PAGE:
Envío Digital
Central American University - UCA  
  Number 237 | Abril 2001




Envío team


In mid-March, the Office of Comptroller General (CGR) issued a resolution establishing that a 1979 decree prohibiting government officials from receiving extra pay or fees is still in effect. A select group of top government officials—precisely the best paid ones—are also board members of some thirty state institutions, public companies and autonomous entities and receive between $500 and $1,000 for each board meeting they attend—whether during working hours or not. A number of ministers are on various boards, some of which meet weekly. The CGR calculates that the equivalent of some US$5 million a year is spent on these "fattening diets" (the Spanish term for the payments is dieta), and the media have been denouncing them as immoral for over a year now. A clearly unchastened President Alemán announced that he was thinking of revoking the 1979 decree and heatedly defended the dietas as legitimate retribution for those who work extra hours. In addition, as has been his custom any time one of his top officials is cited for irregular or illegal activity, he publicly recommended that all of those in his government benefited by the allowances resort to a protective legal recourse that would render the CGR’s resolution ineffectual.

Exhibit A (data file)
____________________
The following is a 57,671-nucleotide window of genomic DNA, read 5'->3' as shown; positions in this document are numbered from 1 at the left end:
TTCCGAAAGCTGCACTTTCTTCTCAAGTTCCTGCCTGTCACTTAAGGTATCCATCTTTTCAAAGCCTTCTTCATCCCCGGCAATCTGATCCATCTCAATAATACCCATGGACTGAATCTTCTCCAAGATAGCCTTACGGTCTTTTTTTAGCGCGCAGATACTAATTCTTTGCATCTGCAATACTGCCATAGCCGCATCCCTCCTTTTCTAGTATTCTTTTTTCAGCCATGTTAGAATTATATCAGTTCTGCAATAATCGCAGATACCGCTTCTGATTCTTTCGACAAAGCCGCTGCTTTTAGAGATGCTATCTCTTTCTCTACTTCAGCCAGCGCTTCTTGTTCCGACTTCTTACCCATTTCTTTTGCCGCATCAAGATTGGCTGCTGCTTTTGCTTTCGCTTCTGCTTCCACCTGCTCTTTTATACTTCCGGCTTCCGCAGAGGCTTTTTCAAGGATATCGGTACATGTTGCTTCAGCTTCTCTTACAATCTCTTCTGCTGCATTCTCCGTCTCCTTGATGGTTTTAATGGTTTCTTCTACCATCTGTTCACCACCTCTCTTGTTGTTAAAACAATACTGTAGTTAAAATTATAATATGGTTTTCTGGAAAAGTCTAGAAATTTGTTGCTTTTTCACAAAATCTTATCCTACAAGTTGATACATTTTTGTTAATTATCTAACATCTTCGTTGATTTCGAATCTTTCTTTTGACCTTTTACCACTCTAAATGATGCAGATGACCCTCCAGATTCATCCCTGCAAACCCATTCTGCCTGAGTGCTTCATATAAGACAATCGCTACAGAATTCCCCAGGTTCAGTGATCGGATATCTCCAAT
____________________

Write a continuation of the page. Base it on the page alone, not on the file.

Days after the resolution was released, the Liberal majority in the National Assembly approved President Alemán’s partial veto of the CGR’s organizational legislation, sent down in October 2000. The veto significantly reduces the auditing institution’s faculties to gather information on state institutions or to request a judicial writ for officials who refuse to supply the information on grounds of banking privacy or other excuses. This seriously hobbles the CGR’s ability to investigate cases of corruption within the state. CGR president Argüello Poessy, a Liberal appointed when the CGR was changed to a five-person collegial leadership structure through the FSLN-PLC pact, reacted to the legislative vote by declaring himself powerless and resigned. "The bill that we presented and that was vetoed would have made our work easier and more expeditious while the approved law limits our faculties," he lamented. "I never expected it would be vetoed, because it had the consensus of all sides, including the executive, but never mind, what can we do? The only choice is submission and obedience."